Ethics considerations in global mobile phone-based surveys of noncommunicable diseases:A conceptual exploration
Journal of Medical Internet Research
Bioethics; Ethics; Mhealth; Mobile phone survey; Noncommunicable diseases; Research ethics
© 2017 Adrian Aguilera, Emma Bruehlman-Senecal, Orianna Demasi, Patricia Avila. Mobile phone coverage has grown, particularly within low-And middle-income countries (LMICs), presenting an opportunity to augment routine health surveillance programs. Several LMICs and global health partners are seeking opportunities to launch basic mobile phone-based surveys of noncommunicable diseases (NCDs). The increasing use of such technology in LMICs brings forth a cluster of ethical challenges; however, much of the existing literature regarding the ethics of mobile or digital health focuses on the use of technologies in high-income countries and does not consider directly the specific ethical issues associated with the conduct of mobile phone surveys (MPS) for NCD risk factor surveillance in LMICs. In this paper, we explore conceptually several of the central ethics issues in this domain, which mainly track the three phases of the MPS process: predata collection, during data collection, and postdata collection. These include identifying the nature of the activity; stakeholder engagement; appropriate design; anticipating and managing potential harms and benefits; consent; reaching intended respondents; data ownership, access and use; and ensuring LMIC sustainability. We call for future work to develop an ethics framework and guidance for the use of mobile phones for disease surveillance globally.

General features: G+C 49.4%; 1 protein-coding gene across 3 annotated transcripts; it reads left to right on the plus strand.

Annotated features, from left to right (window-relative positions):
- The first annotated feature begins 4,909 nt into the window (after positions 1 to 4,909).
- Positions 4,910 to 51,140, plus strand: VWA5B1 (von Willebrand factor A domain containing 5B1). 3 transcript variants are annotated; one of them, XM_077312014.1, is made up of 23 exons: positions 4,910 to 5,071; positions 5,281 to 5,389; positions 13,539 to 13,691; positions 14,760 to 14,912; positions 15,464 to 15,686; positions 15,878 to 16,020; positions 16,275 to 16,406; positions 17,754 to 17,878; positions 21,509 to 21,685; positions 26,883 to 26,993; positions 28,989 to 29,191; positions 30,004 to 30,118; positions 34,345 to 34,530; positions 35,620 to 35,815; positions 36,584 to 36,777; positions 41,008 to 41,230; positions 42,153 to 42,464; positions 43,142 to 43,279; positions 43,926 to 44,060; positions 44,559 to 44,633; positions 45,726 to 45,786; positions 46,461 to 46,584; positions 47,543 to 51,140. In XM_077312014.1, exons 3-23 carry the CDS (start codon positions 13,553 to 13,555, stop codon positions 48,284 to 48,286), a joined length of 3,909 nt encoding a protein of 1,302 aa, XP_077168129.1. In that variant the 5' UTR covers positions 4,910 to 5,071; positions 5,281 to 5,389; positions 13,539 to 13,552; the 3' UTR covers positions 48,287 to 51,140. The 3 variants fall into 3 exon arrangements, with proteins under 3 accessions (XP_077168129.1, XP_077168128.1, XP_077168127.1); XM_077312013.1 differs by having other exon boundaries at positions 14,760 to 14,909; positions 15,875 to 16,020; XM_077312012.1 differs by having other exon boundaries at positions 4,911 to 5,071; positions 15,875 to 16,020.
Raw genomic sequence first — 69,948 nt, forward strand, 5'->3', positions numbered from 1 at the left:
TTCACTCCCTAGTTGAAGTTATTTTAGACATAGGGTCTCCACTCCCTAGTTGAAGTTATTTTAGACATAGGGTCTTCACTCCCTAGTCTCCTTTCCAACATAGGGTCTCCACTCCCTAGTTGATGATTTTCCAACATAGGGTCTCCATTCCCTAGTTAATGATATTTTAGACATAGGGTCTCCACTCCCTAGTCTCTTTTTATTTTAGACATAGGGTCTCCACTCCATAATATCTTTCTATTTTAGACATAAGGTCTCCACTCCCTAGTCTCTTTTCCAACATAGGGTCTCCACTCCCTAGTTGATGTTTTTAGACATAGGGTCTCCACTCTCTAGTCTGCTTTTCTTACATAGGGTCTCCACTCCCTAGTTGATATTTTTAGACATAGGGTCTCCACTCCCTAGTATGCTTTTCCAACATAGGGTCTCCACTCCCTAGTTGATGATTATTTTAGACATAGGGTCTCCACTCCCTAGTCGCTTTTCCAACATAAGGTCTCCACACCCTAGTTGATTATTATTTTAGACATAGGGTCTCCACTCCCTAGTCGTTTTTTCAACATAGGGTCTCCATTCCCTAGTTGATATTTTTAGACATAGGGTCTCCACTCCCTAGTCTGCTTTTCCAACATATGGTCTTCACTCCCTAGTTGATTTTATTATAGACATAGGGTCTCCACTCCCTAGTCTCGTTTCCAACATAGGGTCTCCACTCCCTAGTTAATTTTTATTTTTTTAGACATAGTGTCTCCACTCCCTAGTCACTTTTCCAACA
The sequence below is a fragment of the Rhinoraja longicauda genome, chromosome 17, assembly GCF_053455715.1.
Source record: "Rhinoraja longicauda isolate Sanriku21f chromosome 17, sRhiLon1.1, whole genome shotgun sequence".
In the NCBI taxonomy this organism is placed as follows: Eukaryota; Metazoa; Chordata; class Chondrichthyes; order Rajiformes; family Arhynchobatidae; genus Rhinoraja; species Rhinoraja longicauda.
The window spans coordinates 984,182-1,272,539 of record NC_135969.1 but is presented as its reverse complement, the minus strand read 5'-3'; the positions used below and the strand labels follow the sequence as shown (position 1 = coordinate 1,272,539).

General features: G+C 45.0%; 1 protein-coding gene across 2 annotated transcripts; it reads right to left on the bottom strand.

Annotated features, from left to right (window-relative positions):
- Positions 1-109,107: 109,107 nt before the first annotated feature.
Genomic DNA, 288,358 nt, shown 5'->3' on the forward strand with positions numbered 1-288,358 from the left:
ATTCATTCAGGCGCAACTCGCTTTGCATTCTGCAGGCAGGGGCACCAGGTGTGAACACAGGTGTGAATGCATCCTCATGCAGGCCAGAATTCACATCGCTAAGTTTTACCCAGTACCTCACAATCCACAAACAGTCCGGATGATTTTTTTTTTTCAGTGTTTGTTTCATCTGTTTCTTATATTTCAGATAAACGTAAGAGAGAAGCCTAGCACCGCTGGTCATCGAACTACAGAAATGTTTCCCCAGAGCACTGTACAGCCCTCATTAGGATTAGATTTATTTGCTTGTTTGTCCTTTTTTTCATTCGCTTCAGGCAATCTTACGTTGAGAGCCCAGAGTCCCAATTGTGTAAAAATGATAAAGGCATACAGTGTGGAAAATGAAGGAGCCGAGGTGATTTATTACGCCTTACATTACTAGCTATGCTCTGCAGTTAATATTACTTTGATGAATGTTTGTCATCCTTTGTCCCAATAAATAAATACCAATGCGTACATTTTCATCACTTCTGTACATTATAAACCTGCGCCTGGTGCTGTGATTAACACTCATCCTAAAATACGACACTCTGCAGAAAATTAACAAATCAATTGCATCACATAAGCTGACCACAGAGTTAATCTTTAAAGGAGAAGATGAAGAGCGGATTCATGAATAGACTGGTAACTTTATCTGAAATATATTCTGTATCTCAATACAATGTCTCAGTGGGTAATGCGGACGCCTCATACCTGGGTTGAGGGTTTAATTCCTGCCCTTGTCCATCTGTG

Ali, J., Labrique, A., Gionfriddo, K., Pariyo, G., Gibson, D., Pratt, B., Deutsch-Feldman, M., & Hyder, A. (2017). Ethics considerations in global mobile phone-based surveys of noncommunicable diseases:A conceptual exploration. Journal of Medical Internet Research, 19 (5). http://dx.doi.org/10.2196/jmir.7326